The Affair of the Sausages

The Affair of the Sausages (1522) was the event that sparked the Reformation in ZürichHuldrych Zwingli, pastor of Grossmünster in ZurichSwitzerland, spearheaded the event by publicly speaking in favor of eating sausage during the Lenten fast. Zwingli defended this action in a sermon called Von Erkiesen und Freiheit der Speisen (Regarding the Choice and Freedom of Foods), in which he argued, from the basis of Martin Luther‘s doctrine of sola scriptura, that „Christiansare free to fast or not to fast because the Bible does not prohibit the eating of meat during Lent.”[1]

Ulrich Zwingli was a pastor in Zurich, who was dedicated to the Reformation ideology of Martin Luther.[1] His first rift with the established religious authorities in Switzerland came during the Lenten fast of 1522, when he was present during the eating of sausages at the house of Christoph Froschauer, a printer in the city.[2]

According to William Roscoe Estep, Zwingli had already held his convictions for some time before the incident.[3] In March 1522, he was invited to partake of the sausage supper that Froschauer served not only to his workers, who, as he later claimed, were exhausted from putting out the new edition of The Epistles of Saint Paul but also to various dignitaries and priests. Because the eating of meat during Lent was prohibited, the event caused public outcry, which led to Froschauer being arrested.[4]

The planned provocation took place e.g. in the presence of Leo JudKlaus Hottinger and Lorenz Hochrütiner, which all gained notoriety for Swiss reformation later. Froschauer himself published from 1525 on the Zürich Bible.[5] The meal involved Swiss Fasnachtskiechli and some slices of sharp smoked hard sausage, which had been stored for more than a year.[5] Though he himself did not eat the sausages, Zwingli was quick to defend Froschauer from allegations of heresy. In a sermon titled Von Erkiesen und Freiheit der Speisen (Regarding the Choice and Freedom of Foods), Zwingli argued that fasting should be entirely voluntary, not mandatory.[5] According to Michael Reeves, Zwingli was advancing the Reformation position that Lent was subject to individual rule, rather than the discipline which was upheld at the time by the Catholic Church.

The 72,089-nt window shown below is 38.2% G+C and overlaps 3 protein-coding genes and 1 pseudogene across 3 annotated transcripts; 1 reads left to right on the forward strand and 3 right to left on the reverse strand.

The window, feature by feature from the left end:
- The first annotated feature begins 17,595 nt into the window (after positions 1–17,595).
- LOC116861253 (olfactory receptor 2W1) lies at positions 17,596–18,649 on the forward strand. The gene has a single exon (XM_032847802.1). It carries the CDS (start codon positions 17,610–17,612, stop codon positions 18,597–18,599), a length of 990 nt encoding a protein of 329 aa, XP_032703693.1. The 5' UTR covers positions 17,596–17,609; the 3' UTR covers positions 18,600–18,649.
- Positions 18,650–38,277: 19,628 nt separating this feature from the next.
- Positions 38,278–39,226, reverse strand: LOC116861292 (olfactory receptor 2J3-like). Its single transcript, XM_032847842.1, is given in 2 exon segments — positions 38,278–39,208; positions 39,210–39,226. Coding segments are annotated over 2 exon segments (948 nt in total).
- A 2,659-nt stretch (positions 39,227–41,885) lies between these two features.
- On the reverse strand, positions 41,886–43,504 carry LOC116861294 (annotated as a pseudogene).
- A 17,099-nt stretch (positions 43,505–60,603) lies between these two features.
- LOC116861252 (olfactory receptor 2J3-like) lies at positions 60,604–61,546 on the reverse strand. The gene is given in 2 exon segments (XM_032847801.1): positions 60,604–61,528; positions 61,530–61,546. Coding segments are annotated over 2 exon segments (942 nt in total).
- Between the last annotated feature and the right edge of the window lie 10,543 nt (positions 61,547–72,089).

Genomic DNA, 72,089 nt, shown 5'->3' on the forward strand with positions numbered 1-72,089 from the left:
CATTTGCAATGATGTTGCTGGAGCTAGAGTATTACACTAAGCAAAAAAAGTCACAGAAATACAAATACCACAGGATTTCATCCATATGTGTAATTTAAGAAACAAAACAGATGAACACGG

In Basel, a sort of more opulent Spanferkel-meal served the same purpose some time later.[6][7]

However the Zurich sausage affair was interpreted as demonstration of Christian liberty and kept being of similar importance for Switzerland as Martin Luther’s 95 theses in Wittenberg for German reformation.[8][9]